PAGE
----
Civil engineering structures are continuously exposed to the risk of damage whether due to ageing effects, excessive live loads or extreme events, such as earthquakes, blasts and cyclones. If not readily identified, damage will inevitably compromise the structural integrity, leading the system to stop operating and undergo in-depth interventions. The economic and social impacts associated with such an adverse condition can be significant, therefore effective methods able to early identify structural vulnerabilities are needed for these systems to keep meeting the required life-safety standards and avoid the impairment of their normal function. In this context, vibration-based analysis approaches play a leading role as they allow to detect structural faults which lie beneath the surface of the structure by identifying and quantifying anomalous changes in the system’s inherent vibration characteristics. However, although the considerable degree of maturity attained within the fields of experimental vibration analysis (EVA) and structural health monitoring (SHM), several technical issues still need to be addressed in order to ensure the successful implementation of these powerful tools for damage identification purposes. The scope of this paper is to present a bio-inspired framework for optimal structural health monitoring and vibration analysis. After a critical overview on current methods and tools, three main sources of bio-inspiration are described along with the relative algorithms derived for SHM applications. It is shown how uncovering the general principles behind the functioning of selected biological systems can foster the development of efficient solutions to the technical conflicts of actual SHM architectures and lead to new sensing paradigms for optimal network topology and sensors location. A compatibility-matrix is proposed to help compare biological and SHM systems and discriminate desired from unwanted features. Such a framework will ultimately assist in seeking for the most suitable nature-inspired solutions for more accurate condition screening and robust vibration analysis.

A bio-inspired framework for highly efficient structural health monitoring and vibration analysis

Masciotta M. G.;
2018-01-01

Abstract

Civil engineering structures are continuously exposed to the risk of damage whether due to ageing effects, excessive live loads or extreme events, such as earthquakes, blasts and cyclones. If not readily identified, damage will inevitably compromise the structural integrity, leading the system to stop operating and undergo in-depth interventions. The economic and social impacts associated with such an adverse condition can be significant, therefore effective methods able to early identify structural vulnerabilities are needed for these systems to keep meeting the required life-safety standards and avoid the impairment of their normal function. In this context, vibration-based analysis approaches play a leading role as they allow to detect structural faults which lie beneath the surface of the structure by identifying and quantifying anomalous changes in the system’s inherent vibration characteristics. However, although the considerable degree of maturity attained within the fields of experimental vibration analysis (EVA) and structural health monitoring (SHM), several technical issues still need to be addressed in order to ensure the successful implementation of these powerful tools for damage identification purposes. The scope of this paper is to present a bio-inspired framework for optimal structural health monitoring and vibration analysis. After a critical overview on current methods and tools, three main sources of bio-inspiration are described along with the relative algorithms derived for SHM applications. It is shown how uncovering the general principles behind the functioning of selected biological systems can foster the development of efficient solutions to the technical conflicts of actual SHM architectures and lead to new sensing paradigms for optimal network topology and sensors location. A compatibility-matrix is proposed to help compare biological and SHM systems and discriminate desired from unwanted features. Such a framework will ultimately assist in seeking for the most suitable nature-inspired solutions for more accurate condition screening and robust vibration analysis.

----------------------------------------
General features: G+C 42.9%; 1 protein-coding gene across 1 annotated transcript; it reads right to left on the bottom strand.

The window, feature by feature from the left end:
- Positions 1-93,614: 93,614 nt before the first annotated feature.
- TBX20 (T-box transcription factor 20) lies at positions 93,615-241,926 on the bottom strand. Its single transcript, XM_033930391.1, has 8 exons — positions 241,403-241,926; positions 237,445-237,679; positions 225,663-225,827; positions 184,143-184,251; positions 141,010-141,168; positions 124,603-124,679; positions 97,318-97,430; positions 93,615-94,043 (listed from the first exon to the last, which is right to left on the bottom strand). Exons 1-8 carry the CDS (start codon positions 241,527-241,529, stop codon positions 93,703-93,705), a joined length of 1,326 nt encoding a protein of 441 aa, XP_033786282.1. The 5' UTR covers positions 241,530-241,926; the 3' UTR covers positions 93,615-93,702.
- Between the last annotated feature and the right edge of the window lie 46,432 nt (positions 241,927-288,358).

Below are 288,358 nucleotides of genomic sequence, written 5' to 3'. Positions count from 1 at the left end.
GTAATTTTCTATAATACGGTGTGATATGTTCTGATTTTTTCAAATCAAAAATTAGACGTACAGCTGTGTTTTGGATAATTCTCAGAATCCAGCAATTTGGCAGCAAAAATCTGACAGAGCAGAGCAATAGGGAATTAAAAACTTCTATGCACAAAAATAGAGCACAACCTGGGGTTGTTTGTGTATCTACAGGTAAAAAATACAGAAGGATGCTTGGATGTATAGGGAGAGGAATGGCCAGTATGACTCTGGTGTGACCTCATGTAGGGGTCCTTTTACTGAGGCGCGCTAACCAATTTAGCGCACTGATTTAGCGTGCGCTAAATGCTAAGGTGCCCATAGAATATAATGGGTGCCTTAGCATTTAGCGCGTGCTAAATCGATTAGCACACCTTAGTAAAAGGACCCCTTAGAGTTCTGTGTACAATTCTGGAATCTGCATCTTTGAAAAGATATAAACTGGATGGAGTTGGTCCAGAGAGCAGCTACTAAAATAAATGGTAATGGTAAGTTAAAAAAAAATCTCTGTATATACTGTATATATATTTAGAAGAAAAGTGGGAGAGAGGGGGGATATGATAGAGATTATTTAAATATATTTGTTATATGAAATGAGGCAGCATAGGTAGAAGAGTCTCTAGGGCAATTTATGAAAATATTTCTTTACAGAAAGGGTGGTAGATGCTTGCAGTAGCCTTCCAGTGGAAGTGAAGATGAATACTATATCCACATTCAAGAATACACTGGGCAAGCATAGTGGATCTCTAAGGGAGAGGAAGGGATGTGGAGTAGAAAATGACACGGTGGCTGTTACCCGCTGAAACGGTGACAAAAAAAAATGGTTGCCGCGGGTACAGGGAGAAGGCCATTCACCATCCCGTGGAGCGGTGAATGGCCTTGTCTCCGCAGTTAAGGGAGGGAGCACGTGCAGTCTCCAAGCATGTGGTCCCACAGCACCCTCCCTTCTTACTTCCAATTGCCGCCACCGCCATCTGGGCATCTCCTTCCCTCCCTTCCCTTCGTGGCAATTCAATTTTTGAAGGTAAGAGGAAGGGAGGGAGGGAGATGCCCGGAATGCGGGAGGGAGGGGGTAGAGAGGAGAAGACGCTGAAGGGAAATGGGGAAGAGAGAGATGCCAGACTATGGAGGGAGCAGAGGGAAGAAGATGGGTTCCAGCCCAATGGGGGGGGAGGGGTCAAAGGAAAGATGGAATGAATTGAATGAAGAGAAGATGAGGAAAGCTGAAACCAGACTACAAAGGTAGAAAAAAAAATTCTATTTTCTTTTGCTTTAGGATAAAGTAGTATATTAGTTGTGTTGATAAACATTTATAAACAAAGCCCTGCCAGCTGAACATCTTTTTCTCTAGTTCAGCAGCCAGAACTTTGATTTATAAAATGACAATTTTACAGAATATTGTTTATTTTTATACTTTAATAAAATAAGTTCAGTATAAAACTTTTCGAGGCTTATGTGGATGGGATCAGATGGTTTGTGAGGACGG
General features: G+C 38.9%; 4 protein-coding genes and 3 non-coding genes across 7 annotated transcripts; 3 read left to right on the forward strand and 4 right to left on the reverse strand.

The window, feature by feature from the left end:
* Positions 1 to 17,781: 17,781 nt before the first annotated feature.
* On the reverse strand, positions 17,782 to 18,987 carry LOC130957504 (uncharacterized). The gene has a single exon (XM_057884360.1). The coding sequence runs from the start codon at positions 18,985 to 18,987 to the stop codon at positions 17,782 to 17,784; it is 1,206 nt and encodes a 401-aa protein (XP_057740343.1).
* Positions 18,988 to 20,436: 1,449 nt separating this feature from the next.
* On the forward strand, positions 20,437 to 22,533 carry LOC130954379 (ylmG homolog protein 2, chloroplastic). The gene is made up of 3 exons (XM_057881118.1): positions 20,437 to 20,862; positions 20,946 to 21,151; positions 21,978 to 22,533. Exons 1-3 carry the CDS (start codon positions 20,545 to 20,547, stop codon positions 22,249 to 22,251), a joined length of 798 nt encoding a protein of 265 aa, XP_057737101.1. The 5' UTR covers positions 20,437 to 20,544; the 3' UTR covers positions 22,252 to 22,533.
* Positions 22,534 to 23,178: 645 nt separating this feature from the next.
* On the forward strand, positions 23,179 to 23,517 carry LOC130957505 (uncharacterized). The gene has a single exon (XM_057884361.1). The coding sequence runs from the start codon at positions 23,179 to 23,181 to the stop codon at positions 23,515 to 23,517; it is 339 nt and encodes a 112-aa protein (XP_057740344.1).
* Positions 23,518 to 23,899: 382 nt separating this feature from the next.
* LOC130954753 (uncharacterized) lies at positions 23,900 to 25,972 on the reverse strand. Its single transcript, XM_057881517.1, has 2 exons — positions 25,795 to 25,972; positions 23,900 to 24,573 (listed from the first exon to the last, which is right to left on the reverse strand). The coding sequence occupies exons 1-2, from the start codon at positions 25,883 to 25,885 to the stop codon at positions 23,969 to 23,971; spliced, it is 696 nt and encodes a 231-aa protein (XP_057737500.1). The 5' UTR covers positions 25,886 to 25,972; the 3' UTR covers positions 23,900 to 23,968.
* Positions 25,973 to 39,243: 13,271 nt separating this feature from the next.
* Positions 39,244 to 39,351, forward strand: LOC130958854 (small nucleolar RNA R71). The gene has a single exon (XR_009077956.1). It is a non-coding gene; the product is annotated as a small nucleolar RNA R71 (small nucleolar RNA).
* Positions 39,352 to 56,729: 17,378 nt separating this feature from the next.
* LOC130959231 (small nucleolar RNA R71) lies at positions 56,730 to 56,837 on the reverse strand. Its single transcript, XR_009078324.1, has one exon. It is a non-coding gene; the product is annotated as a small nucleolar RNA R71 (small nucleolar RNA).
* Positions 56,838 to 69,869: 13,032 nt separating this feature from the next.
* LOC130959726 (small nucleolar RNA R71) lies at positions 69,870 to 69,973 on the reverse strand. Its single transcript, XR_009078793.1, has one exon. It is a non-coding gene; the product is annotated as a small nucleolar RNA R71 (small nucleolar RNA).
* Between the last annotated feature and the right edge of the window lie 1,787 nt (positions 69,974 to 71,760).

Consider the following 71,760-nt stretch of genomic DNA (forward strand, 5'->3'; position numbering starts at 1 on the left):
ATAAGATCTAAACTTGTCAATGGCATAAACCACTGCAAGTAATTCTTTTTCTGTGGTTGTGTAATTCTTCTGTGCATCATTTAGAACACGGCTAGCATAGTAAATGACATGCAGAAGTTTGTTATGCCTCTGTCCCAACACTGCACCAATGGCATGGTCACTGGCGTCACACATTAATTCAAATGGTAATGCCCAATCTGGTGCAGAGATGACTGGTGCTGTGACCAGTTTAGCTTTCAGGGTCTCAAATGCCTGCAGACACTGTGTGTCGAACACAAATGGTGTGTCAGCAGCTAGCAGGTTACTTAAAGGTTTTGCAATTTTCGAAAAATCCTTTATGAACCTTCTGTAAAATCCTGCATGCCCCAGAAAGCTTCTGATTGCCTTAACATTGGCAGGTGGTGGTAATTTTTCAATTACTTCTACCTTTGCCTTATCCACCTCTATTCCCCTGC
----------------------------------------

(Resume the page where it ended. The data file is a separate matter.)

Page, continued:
978-3-319-67442-1
978-3-319-67443-8
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Utilizza questo identificativo per citare o creare un link a questo documento: https://hdl.handle.net/11564/712801
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